The Finger Trap and the Stars of Advent

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Sermon Date: 
December 03, 2017
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(This synopsis of the sermon is provided because skipping occurs periodically in the last half of the recording.)   

Scriptures:  Psalm 80; Psalm 106; I Peter 1:6-9

Our Psalm this morning has us painted into quite a predicament.  As a vineyard we are utterly in ruins—our wall is broken down so that the wild beasts devour us, strip our branches, cut them down and burn us with fire.   We’re supposed to be God’s people—a garden city set on a hill—protected and holy and flourishing.  We were Protected, Thou hast brought a vine out of Egypt: thou hast cast out the heathen, and planted it but now were vulnerable.  We were Consecrated (Set apart for God): Thou preparedst room before it, and didst cause it to take deep root, and it filled the land; but now we’ve lost our distinctness.   We were Blessed: 10 The hills were covered with the shadow of it, and the boughs thereof were like the goodly cedars.  Its boughs reaching unto the sea, and her branches unto the river

It often seems the Church in the West has lost its Identity, it’s Mission, and even it’s Presence.  Certainly many of its citizens have.  We’ve lost ourselves in the world.  We’ve become like the chaff which the wind driveth away—stubble burned up.  We’re living in Hell, the Psalmist is saying, as he asks, “Why?”Why have you broken down our hedges?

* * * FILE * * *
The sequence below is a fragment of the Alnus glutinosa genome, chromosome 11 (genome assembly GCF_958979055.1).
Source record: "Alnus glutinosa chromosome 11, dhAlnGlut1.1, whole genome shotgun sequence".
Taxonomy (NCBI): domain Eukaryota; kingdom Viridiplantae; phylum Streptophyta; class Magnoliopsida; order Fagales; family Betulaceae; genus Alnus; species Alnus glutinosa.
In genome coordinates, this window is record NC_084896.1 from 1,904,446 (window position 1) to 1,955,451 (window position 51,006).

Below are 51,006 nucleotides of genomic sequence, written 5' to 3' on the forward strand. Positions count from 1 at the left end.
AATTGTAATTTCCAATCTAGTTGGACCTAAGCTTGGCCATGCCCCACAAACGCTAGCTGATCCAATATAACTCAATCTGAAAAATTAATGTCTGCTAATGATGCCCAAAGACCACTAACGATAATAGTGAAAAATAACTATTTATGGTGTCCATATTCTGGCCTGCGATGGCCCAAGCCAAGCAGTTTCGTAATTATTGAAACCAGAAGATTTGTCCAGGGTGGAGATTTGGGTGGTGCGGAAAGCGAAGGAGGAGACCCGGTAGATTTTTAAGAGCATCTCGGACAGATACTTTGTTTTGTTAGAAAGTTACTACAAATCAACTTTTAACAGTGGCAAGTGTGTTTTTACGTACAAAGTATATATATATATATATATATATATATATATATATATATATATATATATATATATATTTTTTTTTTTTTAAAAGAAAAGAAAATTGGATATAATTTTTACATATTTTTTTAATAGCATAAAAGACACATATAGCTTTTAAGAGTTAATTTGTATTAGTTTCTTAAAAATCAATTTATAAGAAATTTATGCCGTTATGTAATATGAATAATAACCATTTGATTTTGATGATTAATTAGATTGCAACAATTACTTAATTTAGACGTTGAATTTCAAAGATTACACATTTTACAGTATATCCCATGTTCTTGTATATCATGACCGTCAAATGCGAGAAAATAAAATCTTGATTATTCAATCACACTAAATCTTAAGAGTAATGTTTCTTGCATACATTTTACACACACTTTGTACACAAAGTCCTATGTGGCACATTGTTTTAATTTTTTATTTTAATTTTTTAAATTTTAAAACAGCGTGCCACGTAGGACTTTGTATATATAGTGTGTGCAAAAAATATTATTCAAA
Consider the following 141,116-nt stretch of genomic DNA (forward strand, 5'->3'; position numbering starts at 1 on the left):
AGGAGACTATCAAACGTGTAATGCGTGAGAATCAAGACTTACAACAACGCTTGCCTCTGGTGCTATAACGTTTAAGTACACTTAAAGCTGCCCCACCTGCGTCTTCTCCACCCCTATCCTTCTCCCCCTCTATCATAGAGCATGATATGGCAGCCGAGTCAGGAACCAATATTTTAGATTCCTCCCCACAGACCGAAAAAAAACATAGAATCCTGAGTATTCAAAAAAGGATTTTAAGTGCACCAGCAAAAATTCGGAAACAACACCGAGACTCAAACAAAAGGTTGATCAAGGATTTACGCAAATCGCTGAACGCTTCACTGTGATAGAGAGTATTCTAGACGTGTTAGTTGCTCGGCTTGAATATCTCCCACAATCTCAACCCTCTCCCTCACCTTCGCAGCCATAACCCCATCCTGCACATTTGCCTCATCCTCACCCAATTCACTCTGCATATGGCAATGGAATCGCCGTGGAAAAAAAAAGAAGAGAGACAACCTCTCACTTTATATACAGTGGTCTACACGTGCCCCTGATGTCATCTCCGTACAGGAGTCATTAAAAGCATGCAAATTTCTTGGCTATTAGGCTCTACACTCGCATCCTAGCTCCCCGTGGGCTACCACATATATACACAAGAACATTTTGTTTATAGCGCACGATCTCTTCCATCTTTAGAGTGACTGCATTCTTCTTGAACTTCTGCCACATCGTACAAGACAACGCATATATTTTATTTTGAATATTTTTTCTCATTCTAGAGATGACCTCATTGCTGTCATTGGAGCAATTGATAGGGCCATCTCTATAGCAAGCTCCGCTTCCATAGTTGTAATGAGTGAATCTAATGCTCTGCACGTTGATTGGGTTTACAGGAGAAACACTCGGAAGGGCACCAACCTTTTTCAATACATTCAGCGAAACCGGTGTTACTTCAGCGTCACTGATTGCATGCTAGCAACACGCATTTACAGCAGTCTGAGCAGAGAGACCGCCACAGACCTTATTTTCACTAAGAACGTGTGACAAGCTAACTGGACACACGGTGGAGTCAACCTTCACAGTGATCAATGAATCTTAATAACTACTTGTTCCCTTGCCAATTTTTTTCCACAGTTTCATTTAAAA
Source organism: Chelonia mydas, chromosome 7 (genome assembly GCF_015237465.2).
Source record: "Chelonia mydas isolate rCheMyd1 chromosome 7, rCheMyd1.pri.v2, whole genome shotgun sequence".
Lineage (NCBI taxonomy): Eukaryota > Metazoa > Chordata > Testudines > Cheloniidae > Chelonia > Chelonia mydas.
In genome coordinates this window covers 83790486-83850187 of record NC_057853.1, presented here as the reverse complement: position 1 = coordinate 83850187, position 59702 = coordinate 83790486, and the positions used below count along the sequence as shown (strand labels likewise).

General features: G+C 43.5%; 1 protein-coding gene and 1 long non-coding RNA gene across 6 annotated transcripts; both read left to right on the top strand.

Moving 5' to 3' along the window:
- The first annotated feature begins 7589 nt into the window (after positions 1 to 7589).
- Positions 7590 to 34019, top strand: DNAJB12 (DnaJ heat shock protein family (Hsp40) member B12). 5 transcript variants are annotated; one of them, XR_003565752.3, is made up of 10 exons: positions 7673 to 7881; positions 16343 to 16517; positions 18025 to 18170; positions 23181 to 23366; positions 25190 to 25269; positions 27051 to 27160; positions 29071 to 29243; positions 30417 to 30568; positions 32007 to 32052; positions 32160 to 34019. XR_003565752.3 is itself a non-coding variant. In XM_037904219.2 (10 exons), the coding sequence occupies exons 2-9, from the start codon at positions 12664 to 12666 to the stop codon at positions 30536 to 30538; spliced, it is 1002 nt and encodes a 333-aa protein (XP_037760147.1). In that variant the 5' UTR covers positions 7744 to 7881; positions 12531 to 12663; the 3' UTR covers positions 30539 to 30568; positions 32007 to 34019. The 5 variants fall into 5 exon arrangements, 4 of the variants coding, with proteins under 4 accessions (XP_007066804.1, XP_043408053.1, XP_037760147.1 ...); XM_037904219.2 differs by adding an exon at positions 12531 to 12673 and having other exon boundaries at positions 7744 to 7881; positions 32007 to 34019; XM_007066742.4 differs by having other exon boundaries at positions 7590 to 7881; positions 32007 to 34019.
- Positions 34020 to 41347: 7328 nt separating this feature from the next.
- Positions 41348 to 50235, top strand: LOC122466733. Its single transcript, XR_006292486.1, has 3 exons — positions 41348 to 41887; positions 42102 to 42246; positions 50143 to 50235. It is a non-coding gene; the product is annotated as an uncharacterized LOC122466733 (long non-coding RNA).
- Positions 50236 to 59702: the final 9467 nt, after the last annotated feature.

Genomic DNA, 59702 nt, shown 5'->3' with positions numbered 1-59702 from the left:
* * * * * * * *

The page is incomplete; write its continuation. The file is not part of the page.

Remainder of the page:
Part 1: The Chinese Finger Trap

The implied answer of Psalm 80 is spelled out explicitly in a parallel Psalm 106:15--You gave them the desires of their heart but sent leanness into their souls.  The context is the Wilderness journey—as God provided mannnah in order to teach them to trust Him; they were only concerned with the menu.  They murmured for spices and pined for the “fleshpots of Egypt.”  Finally God made quail rain from heaven, and as they gorged themselves, it didn’t matter that they had not learned to depend on God—had never learned to taste and see that the Lord is Good—they got what they wanted.  And if the next day they were hungry again and felt a little older and more tired—they were none the wiser for it.  God gave them the desires of their heart but sent leanness into their souls.

We have come closest of any age to achieving the desires of our hearts: We’ve been emancipated from drudgery by labor saving devices. Emancipated from the economic burden of social responsibilities to live as individuals. Have the world at our fingertips, but the greater the reach of our desires the greater the prison we make for ourselves.  We’re building the perfect trap for ourselves—with both a bait and a hook.  Like a Chinese Finger Trap, the deeper in we go, the harder it is to escape.   Our Identity, Mission, and Presence are lost as we’ve pursued the Devices and Desires of our own hearts.  We’ve created our own prison.  But how do we transform our desires?

Part 2: The Riddle of Sight